Bottom Line: Predictors/correlates of weight loss > or = 2 kg included: high baseline BMI, low baseline interest in food, and a decrease from baseline to endpoint in appetite, hunger, or cravings for carbohydrates.Reduced cognitive restraint, increase in hunger, and increased overeating were associated with a higher probability of weight gain > or = 1 kg.The association between weight gain and lack of cognitive restraint in the presence of increased appetite suggests potential benefit of psychoeducational counseling in conjunction with adjunctive pharmacotherapeutic agents in limiting weight gain during antipsychotic drug therapy.

View Article: PubMed Central - HTML - PubMed

Affiliation: Neuroscience, Lilly USA, LLC, Indianapolis, IN 46285, USA. Stauffer_Virginia@Lilly.com

ABSTRACT

Background: This study focuses on exploring the relationship between changes in appetite or eating behaviors and subsequent weight change for adult patients with schizophrenia or bipolar disorder treated with olanzapine and adjunctive potential weight mitigating pharmacotherapy. The aim is not to compare different weight mitigating agents, but to evaluate patients' characteristics and changes in their eating behaviors during treatment. Identification of patient subgroups with different degrees of susceptibility to the effect of weight mitigating agents during olanzapine treatment may aid clinicians in treatment decisions.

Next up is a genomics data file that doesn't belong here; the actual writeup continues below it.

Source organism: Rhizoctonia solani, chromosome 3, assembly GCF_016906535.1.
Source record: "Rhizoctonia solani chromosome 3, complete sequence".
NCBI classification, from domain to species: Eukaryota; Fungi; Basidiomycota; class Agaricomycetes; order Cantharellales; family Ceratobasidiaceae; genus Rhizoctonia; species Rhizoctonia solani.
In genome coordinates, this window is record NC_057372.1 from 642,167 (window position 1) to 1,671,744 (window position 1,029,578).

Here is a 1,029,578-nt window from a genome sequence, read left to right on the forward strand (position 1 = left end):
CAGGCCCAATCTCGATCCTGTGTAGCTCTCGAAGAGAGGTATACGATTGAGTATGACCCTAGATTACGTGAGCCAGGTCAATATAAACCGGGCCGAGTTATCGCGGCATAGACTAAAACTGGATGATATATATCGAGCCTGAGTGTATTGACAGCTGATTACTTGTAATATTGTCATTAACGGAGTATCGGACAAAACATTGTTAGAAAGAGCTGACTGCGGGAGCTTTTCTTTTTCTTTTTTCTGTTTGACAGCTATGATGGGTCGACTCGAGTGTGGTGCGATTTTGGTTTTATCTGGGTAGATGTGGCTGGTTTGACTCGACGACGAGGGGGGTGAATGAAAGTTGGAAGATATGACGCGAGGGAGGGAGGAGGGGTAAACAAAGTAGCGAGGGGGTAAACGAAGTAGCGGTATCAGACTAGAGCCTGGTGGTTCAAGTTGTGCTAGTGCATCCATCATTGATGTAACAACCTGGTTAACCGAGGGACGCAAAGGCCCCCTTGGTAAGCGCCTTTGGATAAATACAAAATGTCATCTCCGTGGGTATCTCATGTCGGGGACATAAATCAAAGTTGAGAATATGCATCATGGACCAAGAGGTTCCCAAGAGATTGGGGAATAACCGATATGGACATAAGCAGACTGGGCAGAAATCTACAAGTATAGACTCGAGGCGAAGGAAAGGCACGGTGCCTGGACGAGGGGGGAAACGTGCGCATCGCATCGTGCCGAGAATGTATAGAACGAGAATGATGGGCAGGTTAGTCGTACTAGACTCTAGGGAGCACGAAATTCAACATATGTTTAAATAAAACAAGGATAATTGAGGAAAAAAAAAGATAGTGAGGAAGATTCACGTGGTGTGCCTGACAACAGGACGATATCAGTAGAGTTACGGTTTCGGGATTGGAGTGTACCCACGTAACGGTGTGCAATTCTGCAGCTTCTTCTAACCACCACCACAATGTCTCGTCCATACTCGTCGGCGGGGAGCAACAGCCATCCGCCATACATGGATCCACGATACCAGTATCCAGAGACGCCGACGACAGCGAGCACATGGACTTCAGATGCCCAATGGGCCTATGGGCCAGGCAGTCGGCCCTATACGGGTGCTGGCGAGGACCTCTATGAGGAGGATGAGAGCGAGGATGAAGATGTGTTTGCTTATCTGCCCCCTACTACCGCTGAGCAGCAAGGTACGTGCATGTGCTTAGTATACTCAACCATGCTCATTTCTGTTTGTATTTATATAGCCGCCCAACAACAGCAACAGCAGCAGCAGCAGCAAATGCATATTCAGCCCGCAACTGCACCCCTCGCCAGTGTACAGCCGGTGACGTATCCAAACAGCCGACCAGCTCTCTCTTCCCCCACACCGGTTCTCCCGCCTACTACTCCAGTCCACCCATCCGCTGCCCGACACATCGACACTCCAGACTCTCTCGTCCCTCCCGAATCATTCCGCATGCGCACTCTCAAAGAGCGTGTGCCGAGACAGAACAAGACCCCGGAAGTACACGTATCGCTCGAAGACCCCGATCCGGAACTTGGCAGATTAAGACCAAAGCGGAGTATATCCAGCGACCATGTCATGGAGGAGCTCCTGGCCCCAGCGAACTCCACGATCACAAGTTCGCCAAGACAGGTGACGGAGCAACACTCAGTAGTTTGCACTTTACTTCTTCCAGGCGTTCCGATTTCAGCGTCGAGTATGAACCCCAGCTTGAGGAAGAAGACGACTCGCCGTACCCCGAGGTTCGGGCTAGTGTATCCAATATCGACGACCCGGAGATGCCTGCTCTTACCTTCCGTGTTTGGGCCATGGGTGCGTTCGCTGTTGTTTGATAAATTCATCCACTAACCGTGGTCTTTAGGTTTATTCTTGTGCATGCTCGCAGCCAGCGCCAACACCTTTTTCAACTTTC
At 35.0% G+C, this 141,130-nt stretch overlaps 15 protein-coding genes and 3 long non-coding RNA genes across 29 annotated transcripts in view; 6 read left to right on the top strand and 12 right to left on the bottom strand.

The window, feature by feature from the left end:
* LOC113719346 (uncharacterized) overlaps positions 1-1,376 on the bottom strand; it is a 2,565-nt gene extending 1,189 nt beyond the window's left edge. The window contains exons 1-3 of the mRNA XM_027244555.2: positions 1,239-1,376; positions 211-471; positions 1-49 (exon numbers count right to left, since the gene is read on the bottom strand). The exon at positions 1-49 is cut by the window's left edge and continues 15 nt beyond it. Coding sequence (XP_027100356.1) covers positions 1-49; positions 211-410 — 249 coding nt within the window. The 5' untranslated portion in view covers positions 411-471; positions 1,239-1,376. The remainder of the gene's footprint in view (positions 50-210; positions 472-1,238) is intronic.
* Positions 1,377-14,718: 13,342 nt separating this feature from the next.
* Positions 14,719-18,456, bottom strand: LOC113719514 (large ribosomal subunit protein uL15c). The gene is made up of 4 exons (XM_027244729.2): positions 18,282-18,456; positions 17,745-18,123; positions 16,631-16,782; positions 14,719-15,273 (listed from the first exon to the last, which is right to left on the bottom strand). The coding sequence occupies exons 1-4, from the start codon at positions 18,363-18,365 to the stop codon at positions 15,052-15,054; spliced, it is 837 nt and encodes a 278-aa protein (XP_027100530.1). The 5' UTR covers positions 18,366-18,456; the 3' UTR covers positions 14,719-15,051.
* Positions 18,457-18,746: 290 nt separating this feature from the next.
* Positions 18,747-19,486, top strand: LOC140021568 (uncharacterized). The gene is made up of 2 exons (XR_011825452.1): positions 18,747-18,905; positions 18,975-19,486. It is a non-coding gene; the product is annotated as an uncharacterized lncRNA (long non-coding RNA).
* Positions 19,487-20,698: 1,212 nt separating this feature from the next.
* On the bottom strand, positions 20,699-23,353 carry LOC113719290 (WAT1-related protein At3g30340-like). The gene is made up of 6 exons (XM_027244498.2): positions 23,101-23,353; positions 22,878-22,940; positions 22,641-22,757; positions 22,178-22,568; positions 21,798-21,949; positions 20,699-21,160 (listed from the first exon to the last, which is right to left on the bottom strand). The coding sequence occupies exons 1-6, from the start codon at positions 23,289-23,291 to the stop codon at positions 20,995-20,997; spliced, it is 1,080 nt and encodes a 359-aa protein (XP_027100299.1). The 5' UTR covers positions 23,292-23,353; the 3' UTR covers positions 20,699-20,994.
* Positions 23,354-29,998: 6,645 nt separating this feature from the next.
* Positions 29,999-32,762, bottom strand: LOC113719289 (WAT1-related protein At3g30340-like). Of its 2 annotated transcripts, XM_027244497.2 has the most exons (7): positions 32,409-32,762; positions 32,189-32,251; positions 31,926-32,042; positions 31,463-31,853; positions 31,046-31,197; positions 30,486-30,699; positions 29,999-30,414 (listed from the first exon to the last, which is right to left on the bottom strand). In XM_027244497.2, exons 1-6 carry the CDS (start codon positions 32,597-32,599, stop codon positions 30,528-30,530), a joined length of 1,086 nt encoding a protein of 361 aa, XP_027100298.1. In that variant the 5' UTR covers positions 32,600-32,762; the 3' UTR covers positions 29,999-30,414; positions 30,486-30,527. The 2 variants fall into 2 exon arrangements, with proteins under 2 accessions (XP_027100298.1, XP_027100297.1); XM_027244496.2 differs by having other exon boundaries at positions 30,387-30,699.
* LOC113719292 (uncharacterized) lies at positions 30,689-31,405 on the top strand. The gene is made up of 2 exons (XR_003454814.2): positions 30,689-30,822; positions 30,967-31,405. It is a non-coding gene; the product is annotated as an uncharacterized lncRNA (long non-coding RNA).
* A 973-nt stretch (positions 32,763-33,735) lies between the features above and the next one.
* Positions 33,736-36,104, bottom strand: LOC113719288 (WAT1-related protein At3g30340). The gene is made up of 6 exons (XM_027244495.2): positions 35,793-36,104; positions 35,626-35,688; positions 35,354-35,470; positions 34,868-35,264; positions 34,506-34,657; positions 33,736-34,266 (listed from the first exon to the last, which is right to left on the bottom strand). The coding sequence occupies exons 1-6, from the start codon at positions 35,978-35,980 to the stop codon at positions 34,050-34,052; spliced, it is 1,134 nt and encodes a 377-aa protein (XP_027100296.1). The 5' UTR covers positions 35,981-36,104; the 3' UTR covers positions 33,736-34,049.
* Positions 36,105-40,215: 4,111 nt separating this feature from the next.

Methods: Data were obtained from 3 randomized, double-blind, placebo-controlled, 16-week clinical trials. Included were 158 patients with schizophrenia or bipolar disorder and a body mass index (BMI) > or = 25 kg/m2 who had received olanzapine treatment in combination with nizatidine (n = 68), sibutramine (n = 42), or amantadine (n = 48). Individual patients were analyzed for categorical weight loss > or= 2 kg and weight gain > or = 1 kg. Variables that were evaluated as potential predictors of weight outcomes included baseline patient characteristics, factors of the Eating Inventory, individual items of the Eating Behavior Assessment, and the Visual Analog Scale.

Results: Predictors/correlates of weight loss > or = 2 kg included: high baseline BMI, low baseline interest in food, and a decrease from baseline to endpoint in appetite, hunger, or cravings for carbohydrates. Reduced cognitive restraint, increase in hunger, and increased overeating were associated with a higher probability of weight gain > or = 1 kg.

Conclusion: The association between weight gain and lack of cognitive restraint in the presence of increased appetite suggests potential benefit of psychoeducational counseling in conjunction with adjunctive pharmacotherapeutic agents in limiting weight gain during antipsychotic drug therapy.

Trial registration: This analysis was not a clinical trial and did not involve any medical intervention.

Show MeSH
Related in: MedlinePlus